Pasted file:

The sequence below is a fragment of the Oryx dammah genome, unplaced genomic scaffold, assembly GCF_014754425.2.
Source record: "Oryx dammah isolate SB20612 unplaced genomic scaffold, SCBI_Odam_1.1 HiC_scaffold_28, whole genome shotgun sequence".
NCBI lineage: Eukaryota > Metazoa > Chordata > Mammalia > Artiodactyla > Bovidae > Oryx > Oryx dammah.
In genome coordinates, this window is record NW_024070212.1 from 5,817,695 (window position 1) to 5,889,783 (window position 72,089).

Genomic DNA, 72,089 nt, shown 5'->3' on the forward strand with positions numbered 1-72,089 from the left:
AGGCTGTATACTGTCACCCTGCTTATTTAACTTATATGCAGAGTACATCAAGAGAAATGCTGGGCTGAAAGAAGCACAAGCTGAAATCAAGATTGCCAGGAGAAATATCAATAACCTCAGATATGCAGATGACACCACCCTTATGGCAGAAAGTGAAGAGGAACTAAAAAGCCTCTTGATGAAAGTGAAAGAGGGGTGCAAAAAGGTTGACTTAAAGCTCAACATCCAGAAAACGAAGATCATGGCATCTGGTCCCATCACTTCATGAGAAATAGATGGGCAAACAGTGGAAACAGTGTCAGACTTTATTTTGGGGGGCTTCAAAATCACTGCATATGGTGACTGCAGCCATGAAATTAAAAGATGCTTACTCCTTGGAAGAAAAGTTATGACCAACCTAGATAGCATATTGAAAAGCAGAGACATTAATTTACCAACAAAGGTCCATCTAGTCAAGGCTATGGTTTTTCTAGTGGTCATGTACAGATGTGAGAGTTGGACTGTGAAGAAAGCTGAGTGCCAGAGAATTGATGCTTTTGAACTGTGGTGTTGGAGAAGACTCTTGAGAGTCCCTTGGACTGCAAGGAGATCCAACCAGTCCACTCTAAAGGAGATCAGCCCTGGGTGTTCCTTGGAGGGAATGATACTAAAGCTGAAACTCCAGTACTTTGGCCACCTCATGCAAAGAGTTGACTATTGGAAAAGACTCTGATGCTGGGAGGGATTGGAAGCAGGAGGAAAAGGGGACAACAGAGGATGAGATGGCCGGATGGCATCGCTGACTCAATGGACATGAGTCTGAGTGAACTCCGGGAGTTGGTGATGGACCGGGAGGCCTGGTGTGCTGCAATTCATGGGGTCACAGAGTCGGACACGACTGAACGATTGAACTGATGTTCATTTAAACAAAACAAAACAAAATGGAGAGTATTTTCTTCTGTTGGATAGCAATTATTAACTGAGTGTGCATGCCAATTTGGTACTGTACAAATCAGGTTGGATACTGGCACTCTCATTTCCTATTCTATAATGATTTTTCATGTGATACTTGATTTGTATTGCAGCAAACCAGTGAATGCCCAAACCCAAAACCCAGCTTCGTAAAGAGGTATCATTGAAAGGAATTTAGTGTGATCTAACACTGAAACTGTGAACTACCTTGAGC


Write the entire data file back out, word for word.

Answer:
The sequence below is a fragment of the Oryx dammah genome, unplaced genomic scaffold, assembly GCF_014754425.2.
Source record: "Oryx dammah isolate SB20612 unplaced genomic scaffold, SCBI_Odam_1.1 HiC_scaffold_28, whole genome shotgun sequence".
NCBI lineage: Eukaryota > Metazoa > Chordata > Mammalia > Artiodactyla > Bovidae > Oryx > Oryx dammah.
In genome coordinates, this window is record NW_024070212.1 from 5,817,695 (window position 1) to 5,889,783 (window position 72,089).

Genomic DNA, 72,089 nt, shown 5'->3' on the forward strand with positions numbered 1-72,089 from the left:
AGGCTGTATACTGTCACCCTGCTTATTTAACTTATATGCAGAGTACATCAAGAGAAATGCTGGGCTGAAAGAAGCACAAGCTGAAATCAAGATTGCCAGGAGAAATATCAATAACCTCAGATATGCAGATGACACCACCCTTATGGCAGAAAGTGAAGAGGAACTAAAAAGCCTCTTGATGAAAGTGAAAGAGGGGTGCAAAAAGGTTGACTTAAAGCTCAACATCCAGAAAACGAAGATCATGGCATCTGGTCCCATCACTTCATGAGAAATAGATGGGCAAACAGTGGAAACAGTGTCAGACTTTATTTTGGGGGGCTTCAAAATCACTGCATATGGTGACTGCAGCCATGAAATTAAAAGATGCTTACTCCTTGGAAGAAAAGTTATGACCAACCTAGATAGCATATTGAAAAGCAGAGACATTAATTTACCAACAAAGGTCCATCTAGTCAAGGCTATGGTTTTTCTAGTGGTCATGTACAGATGTGAGAGTTGGACTGTGAAGAAAGCTGAGTGCCAGAGAATTGATGCTTTTGAACTGTGGTGTTGGAGAAGACTCTTGAGAGTCCCTTGGACTGCAAGGAGATCCAACCAGTCCACTCTAAAGGAGATCAGCCCTGGGTGTTCCTTGGAGGGAATGATACTAAAGCTGAAACTCCAGTACTTTGGCCACCTCATGCAAAGAGTTGACTATTGGAAAAGACTCTGATGCTGGGAGGGATTGGAAGCAGGAGGAAAAGGGGACAACAGAGGATGAGATGGCCGGATGGCATCGCTGACTCAATGGACATGAGTCTGAGTGAACTCCGGGAGTTGGTGATGGACCGGGAGGCCTGGTGTGCTGCAATTCATGGGGTCACAGAGTCGGACACGACTGAACGATTGAACTGATGTTCATTTAAACAAAACAAAACAAAATGGAGAGTATTTTCTTCTGTTGGATAGCAATTATTAACTGAGTGTGCATGCCAATTTGGTACTGTACAAATCAGGTTGGATACTGGCACTCTCATTTCCTATTCTATAATGATTTTTCATGTGATACTTGATTTGTATTGCAGCAAACCAGTGAATGCCCAAACCCAAAACCCAGCTTCGTAAAGAGGTATCATTGAAAGGAATTTAGTGTGATCTAACACTGAAACTGTGAACTACCTTGAGC